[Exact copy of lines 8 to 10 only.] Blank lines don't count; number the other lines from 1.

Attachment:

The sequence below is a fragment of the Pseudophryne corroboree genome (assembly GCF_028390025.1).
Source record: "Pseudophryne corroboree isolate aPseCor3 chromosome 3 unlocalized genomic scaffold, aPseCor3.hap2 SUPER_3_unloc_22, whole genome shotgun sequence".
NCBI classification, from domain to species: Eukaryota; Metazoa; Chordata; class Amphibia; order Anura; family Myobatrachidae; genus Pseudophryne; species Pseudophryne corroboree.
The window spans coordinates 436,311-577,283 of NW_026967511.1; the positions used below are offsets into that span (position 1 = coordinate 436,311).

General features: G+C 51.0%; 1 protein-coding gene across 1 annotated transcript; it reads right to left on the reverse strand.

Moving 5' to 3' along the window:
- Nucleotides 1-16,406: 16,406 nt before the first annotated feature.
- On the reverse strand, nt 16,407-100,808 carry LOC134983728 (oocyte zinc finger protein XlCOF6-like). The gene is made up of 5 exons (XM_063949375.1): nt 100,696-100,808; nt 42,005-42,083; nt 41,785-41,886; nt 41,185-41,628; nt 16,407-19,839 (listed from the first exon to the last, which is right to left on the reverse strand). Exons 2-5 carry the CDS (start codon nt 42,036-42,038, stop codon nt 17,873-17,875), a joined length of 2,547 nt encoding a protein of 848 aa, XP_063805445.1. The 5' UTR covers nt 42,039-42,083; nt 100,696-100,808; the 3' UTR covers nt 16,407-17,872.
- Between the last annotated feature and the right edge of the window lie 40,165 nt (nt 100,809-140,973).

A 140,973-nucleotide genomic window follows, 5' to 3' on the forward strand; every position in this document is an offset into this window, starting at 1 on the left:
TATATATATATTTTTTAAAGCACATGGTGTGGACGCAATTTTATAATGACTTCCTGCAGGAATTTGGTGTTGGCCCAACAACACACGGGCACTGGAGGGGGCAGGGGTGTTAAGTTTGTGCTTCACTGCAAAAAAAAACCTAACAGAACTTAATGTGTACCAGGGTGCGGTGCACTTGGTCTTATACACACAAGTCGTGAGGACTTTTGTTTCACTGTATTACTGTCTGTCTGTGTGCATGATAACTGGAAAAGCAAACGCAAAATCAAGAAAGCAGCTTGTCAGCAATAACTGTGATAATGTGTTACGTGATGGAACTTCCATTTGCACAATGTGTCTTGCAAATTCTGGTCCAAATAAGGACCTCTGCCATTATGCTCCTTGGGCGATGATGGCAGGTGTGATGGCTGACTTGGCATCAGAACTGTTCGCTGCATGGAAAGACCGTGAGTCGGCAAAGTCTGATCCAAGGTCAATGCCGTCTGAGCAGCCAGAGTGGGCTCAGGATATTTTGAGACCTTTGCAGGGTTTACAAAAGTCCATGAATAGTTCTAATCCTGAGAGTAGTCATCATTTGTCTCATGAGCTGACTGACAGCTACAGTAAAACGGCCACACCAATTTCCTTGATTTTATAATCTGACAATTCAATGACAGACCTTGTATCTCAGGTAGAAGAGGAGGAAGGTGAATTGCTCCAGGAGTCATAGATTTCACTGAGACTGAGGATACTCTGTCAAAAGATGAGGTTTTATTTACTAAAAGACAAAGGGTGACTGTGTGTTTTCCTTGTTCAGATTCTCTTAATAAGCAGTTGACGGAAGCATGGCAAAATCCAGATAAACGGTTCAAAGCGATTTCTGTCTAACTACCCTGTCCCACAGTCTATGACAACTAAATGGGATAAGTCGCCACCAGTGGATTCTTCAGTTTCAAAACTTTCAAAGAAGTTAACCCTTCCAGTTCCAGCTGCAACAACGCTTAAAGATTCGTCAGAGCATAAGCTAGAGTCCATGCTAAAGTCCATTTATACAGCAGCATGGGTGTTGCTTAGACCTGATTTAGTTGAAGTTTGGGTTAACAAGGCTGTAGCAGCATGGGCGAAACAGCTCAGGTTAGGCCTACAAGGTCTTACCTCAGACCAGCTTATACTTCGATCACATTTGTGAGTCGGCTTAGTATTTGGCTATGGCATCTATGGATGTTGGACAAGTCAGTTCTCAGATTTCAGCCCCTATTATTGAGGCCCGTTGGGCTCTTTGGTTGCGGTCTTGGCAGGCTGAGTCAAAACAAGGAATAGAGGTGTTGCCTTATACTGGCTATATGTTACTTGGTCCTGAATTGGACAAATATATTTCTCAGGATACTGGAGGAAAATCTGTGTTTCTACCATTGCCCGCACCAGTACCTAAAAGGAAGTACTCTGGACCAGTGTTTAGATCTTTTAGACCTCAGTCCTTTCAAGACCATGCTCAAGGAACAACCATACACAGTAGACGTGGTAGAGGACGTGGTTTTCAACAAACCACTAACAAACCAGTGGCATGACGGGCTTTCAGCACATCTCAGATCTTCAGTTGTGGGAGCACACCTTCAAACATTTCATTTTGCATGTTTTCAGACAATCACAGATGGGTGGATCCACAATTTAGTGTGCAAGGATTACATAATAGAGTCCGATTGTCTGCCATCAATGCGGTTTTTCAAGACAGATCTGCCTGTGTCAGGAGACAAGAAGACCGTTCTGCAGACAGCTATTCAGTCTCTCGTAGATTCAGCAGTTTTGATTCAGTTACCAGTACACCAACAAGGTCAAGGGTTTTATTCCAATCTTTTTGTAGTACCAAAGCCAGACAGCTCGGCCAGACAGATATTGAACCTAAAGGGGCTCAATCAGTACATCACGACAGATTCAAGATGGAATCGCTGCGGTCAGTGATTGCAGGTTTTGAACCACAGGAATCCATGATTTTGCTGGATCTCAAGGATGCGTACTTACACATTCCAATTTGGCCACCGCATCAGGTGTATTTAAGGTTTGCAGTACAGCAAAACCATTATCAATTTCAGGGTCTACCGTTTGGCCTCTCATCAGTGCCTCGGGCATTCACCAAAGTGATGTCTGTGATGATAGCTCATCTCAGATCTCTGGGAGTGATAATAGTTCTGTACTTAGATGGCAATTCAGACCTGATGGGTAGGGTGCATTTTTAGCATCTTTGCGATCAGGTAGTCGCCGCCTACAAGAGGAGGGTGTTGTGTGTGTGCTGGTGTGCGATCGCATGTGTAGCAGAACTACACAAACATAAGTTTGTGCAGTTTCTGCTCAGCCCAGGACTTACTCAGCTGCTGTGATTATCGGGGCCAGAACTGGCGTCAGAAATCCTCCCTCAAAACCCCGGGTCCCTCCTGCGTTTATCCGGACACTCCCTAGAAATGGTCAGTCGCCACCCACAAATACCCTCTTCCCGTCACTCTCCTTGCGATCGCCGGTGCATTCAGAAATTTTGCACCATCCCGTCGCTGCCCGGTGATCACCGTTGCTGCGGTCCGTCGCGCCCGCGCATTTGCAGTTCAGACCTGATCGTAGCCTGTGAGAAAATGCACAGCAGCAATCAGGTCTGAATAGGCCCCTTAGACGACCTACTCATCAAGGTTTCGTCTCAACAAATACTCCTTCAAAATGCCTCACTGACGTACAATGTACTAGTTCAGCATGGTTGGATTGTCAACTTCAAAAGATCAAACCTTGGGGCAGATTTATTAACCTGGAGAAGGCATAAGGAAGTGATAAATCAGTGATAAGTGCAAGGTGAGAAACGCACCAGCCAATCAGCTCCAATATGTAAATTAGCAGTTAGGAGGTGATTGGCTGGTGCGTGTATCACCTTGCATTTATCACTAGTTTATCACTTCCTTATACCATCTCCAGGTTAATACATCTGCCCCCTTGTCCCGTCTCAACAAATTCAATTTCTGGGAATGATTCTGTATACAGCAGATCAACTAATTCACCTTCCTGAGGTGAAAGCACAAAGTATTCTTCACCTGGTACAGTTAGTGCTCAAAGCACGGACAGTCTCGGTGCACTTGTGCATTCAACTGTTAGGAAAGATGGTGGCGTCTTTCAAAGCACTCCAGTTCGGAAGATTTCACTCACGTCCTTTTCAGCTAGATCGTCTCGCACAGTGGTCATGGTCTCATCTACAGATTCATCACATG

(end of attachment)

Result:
- On the reverse strand, nt 16,407-100,808 carry LOC134983728 (oocyte zinc finger protein XlCOF6-like). The gene is made up of 5 exons (XM_063949375.1): nt 100,696-100,808; nt 42,005-42,083; nt 41,785-41,886; nt 41,185-41,628; nt 16,407-19,839 (listed from the first exon to the last, which is right to left on the reverse strand). Exons 2-5 carry the CDS (start codon nt 42,036-42,038, stop codon nt 17,873-17,875), a joined length of 2,547 nt encoding a protein of 848 aa, XP_063805445.1. The 5' UTR covers nt 42,039-42,083; nt 100,696-100,808; the 3' UTR covers nt 16,407-17,872.
- Between the last annotated feature and the right edge of the window lie 40,165 nt (nt 100,809-140,973).

A 140,973-nucleotide genomic window follows, 5' to 3' on the forward strand; every position in this document is an offset into this window, starting at 1 on the left: